Who's Afraid of EVA?

Dr. Andrew Makar is an IT program manager and is the author of the Microsoft Project Made Easy series. For more project management advice, visit the website TacticalProjectManagement.com.

We've all heard the term somewhere in a project management class or a PMP exam preparation book: EVA, Earned Value Analysis. According to the Project Management Body of Knowledge, earned value analysis is "an objective method to measure project performance in terms of scope, time and cost."

 

In theory, these project management concepts sound great, but in actual practice we need additional guidance to apply these concepts to our projects. After all, how many of you actually draw a network diagram of your project schedule and conduct a forward and backward pass?

 

While commiserating with a group of project managers over their recent program "challenges," I conducted an informal survey of their EVA knowledge. In my unscientific study, I found these project managers had heard the term EVA but didn't know how or why EVA should be applied to their projects. None of the project managers in their organization uniformly applied EVA across their projects. I continued this informal survey with other project managers and found only a few understood EVA and actually applied it on their projects.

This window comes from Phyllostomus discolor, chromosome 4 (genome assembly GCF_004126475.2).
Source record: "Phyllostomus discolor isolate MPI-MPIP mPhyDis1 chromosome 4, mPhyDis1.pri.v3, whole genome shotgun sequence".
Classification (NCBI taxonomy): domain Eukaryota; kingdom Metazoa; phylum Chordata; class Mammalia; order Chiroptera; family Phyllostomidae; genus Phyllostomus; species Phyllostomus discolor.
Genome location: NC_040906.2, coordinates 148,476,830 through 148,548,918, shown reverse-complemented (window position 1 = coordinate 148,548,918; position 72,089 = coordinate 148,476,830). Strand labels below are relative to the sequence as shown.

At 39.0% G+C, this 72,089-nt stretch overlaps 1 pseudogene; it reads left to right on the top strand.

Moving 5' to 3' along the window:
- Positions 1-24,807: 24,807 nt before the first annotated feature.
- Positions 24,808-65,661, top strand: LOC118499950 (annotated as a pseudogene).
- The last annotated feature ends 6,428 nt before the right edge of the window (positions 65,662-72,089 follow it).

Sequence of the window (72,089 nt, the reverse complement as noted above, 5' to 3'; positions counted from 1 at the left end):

Who's afraid of EVA? Earned value analysis is an excellent technique to assess project health and apply metrics to manage your project. Earned value analysis is also an effective way to communicate to your customer on the overall budget and schedule performance …

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"Impartial observers from other planets would consider ours an utterly bizarre enclave if it were populated by birds, defined as flying animals, that nevertheless rarely or never actually flew. They would also be perplexed if they encountered in our seas, lakes, rivers and ponds, creatures defined as swimmers that never did any swimming. But they would be even more surprised to encounter a species defined as a thinking animal if, in fact, the creature very rarely indulged in actual thinking."

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